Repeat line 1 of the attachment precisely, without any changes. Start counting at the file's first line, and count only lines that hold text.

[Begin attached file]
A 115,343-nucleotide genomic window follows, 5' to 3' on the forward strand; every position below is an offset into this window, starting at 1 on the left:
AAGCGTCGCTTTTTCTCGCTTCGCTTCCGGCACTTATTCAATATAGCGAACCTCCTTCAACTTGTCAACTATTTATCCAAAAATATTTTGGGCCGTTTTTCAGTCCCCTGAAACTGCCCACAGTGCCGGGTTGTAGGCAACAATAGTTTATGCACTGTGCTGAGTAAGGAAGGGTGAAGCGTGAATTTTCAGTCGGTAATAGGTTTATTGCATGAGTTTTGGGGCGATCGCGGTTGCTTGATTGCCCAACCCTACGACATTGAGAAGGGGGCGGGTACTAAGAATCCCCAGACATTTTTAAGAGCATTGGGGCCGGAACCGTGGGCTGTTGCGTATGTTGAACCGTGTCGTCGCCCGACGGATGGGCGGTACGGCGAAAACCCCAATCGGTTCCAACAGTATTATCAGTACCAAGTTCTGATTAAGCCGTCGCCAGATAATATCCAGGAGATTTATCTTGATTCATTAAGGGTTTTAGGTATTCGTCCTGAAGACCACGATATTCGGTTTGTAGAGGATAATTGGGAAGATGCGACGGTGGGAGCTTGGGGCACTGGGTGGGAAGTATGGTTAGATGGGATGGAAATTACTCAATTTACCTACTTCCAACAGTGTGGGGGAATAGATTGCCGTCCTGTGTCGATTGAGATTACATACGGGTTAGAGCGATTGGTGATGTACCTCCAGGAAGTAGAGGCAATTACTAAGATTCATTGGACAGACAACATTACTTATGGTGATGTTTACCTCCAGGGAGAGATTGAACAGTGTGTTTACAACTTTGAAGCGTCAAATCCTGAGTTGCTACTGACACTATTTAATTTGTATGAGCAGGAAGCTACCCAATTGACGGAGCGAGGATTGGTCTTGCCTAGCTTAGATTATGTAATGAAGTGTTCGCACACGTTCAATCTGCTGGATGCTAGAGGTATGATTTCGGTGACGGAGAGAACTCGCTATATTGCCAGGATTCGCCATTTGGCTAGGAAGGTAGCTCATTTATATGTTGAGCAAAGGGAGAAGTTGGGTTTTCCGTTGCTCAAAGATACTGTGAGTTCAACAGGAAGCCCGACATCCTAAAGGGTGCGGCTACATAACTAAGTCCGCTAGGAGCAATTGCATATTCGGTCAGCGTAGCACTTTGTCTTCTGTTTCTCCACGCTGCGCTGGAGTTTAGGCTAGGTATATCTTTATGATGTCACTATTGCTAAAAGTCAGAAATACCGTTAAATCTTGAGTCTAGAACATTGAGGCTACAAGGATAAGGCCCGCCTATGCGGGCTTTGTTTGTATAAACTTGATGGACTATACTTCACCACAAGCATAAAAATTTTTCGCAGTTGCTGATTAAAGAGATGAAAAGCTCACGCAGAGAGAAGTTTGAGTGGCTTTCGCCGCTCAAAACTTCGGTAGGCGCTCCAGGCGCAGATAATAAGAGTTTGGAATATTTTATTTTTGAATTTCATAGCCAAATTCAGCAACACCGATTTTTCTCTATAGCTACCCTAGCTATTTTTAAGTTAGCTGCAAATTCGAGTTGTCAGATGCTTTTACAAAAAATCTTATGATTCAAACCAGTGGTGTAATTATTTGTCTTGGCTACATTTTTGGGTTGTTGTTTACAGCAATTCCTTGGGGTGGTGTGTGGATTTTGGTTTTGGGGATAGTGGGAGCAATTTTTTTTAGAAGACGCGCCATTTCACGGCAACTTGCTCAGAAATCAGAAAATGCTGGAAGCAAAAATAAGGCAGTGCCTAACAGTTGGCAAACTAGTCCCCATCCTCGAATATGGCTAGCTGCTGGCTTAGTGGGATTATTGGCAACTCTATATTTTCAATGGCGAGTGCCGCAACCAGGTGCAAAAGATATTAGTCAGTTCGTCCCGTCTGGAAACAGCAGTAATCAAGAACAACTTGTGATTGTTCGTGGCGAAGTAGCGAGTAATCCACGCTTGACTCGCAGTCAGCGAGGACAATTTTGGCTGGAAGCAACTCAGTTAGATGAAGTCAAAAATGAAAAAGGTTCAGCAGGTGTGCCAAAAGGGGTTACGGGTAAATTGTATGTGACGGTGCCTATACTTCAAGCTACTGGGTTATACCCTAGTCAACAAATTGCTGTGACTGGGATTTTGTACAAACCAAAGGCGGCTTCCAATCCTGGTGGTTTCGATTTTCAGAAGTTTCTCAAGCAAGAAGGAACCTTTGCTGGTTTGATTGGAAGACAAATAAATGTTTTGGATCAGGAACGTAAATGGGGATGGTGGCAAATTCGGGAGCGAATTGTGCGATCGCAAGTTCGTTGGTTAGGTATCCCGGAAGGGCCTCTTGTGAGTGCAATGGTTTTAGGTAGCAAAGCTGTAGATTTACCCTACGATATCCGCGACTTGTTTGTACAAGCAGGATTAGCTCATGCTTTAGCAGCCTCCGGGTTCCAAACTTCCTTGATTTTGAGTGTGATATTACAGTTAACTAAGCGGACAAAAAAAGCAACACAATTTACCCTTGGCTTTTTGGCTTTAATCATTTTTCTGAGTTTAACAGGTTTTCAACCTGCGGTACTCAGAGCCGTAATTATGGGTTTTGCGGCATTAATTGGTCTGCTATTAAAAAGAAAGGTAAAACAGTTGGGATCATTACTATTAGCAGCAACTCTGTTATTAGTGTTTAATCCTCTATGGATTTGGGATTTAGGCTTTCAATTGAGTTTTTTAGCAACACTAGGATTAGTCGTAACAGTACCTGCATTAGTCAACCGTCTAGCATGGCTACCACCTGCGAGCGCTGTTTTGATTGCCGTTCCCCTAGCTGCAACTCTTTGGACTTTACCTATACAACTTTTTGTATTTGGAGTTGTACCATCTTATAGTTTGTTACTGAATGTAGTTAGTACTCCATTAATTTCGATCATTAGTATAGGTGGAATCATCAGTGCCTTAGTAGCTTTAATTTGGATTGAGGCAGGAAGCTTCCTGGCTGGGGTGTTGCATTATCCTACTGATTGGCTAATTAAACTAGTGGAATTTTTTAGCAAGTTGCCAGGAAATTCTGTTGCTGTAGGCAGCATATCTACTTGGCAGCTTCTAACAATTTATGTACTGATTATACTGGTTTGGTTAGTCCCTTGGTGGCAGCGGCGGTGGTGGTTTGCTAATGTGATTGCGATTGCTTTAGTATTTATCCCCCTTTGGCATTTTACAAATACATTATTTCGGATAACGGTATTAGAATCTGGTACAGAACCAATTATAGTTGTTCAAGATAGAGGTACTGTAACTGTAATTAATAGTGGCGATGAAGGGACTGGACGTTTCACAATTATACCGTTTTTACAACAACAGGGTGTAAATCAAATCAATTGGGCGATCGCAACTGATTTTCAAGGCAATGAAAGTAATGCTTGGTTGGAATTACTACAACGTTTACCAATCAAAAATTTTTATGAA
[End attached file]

A 115,343-nucleotide genomic window follows, 5' to 3' on the forward strand; every position below is an offset into this window, starting at 1 on the left: